The Pitch: In The White Album, Joan Didion writes that “Many people I know in Los Angeles believe that the Sixties ended abruptly on August 9, 1969,” the night Sharon Tate and four others were brutally murdered by members of the Manson Family. Much attention has been paid since to the psychology of Charles Manson himself, a disgruntled aspiring musician who channeled his hatred and bitterness into a slavish free-love cult in the California hills.
But what of the women who participated in Manson’s commanded killings: Patricia Krenwinkel (Sosie Bacon), Susan Atkins (Marianne Rendón), and Leslie Van Houten (Hannah Murray)? After their conviction, they sit isolated in a separate wing of the prison, living in a feedback loop of adoration for their dear Charlie. To help them move beyond their conditioning, therapist Karlene Faith (Merritt Wever) begins a program to unpack the psychology behind their actions. Meanwhile, we see Leslie (whom Manson named Lulu) start her life at the Family, interacting with Charlie, and the women’s role in the murders that landed them in prison.
American Psychos: Between this and Extremely Wicked, Shockingly Evil and Vile, May 2019 is already a banner month for films unpacking the psychology of women who fall for charismatic, murderous men. Charlie Says distinguishes itself by coming courtesy of the creative team behind American Psycho, writer Guinevere Turner and director Mary Harron, a duo fascinated by the vagaries of the male ego and the socialization of the women in their orbit. It’s hard to think of a better theoretical match of filmmaker and material, honestly; if anyone could tell the Manson story fairly and intimately from the perspective of the Manson women, it should be Harron and Turner.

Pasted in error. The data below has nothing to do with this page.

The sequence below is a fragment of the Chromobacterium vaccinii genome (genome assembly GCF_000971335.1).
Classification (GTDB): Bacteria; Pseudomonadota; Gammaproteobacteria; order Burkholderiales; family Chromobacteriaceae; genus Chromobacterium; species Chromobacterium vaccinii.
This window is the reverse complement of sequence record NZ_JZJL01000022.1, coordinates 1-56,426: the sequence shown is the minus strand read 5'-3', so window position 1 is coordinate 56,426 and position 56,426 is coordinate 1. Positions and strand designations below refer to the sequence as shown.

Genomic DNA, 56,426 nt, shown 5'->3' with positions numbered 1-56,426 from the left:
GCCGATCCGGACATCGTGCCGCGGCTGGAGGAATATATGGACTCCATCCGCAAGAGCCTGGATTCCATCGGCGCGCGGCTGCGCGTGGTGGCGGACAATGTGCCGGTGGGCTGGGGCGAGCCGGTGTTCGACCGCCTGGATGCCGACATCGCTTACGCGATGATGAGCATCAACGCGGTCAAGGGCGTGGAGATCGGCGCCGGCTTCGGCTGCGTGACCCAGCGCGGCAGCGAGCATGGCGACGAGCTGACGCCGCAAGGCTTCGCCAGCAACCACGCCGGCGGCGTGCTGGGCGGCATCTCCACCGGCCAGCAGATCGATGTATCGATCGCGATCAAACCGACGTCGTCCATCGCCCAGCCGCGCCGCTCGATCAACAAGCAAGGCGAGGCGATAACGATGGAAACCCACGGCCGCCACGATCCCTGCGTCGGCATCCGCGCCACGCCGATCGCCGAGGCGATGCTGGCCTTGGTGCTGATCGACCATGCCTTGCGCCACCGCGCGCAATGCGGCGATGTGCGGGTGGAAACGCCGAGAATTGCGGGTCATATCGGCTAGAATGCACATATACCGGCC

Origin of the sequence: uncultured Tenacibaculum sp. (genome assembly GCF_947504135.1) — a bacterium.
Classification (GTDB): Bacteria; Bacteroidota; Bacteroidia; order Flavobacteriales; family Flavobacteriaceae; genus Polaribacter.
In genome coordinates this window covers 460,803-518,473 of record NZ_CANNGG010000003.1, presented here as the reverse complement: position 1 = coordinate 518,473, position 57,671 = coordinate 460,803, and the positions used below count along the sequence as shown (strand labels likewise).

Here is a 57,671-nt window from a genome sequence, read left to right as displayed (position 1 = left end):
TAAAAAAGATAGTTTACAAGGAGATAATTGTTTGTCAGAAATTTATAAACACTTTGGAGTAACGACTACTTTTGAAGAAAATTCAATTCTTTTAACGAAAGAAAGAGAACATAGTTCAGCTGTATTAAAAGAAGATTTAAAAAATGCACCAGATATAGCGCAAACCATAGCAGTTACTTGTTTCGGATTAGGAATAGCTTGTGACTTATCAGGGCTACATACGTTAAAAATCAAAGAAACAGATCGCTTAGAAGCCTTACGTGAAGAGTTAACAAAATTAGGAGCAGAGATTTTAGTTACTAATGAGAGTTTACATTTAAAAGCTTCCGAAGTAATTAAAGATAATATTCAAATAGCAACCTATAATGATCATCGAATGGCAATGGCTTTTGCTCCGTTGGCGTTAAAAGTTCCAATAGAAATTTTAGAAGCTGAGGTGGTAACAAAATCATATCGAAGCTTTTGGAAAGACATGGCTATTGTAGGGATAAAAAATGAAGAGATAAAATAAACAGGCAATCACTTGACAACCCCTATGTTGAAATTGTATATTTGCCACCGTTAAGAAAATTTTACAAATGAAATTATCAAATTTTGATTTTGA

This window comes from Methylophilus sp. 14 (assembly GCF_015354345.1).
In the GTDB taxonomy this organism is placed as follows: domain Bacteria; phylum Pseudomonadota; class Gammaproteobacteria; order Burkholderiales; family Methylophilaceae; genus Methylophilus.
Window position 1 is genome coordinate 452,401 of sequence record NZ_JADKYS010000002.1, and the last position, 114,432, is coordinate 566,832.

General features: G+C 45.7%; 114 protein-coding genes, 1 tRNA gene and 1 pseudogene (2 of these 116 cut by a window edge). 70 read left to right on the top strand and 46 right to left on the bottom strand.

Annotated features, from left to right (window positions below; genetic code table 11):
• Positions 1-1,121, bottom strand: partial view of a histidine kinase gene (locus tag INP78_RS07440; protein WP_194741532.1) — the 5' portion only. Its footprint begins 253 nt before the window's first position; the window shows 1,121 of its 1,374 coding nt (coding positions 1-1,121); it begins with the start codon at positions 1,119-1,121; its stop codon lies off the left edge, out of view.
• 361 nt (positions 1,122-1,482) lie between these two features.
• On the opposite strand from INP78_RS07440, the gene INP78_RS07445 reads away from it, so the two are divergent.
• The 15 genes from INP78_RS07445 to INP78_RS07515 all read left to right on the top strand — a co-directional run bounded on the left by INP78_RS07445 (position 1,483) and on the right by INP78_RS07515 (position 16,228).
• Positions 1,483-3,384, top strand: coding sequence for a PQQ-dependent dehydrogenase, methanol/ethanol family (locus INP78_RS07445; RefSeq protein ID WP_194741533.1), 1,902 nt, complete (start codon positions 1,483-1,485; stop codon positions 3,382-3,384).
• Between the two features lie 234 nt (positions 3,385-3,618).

It’s then especially aggravating when Charlie Says can’t quite seem to settle on a unified perspective about Manson himself. He clearly has a powerful hold on all three women, even in prison; the film’s title refers to the preface they use for every challenge to Manson’s brainwashing. They think he’s a prophet, the man with all the answers, reinterpreting Beatles lyrics to foretell the coming race war and offering them the chance to evolve into elven angels. But when Harron flashes back to Lulu’s time with the Family, she paints an entirely different picture of the man. There he’s a shambling clown played with disappointing bluntness by Matt Smith, who leans into all of Manson’s tics, making him a weirdy-beardy stick insect whose cult following is a transparent ruse to boost his musical career.
Are these subjective flashbacks from Lulu’s perspective, or objective glimpses into the pathetic nature of the real man? They’re certainly framed like the former, but function much better as the latter. It’s hard to believe that Lulu’s mental version of Manson’s ‘audition’ for famed music producer Terry Melcher sounds the way Harron and Turner present it onscreen: Smith’s shambolic folk ballad is an off-key dirge, while he harangues three of his women to do some topless go-go dancing next to him, as if that’s what the presentation really needs. We’re in on the joke, certainly — Harron shows Manson smashing his guitar as a final punchline — but should we be?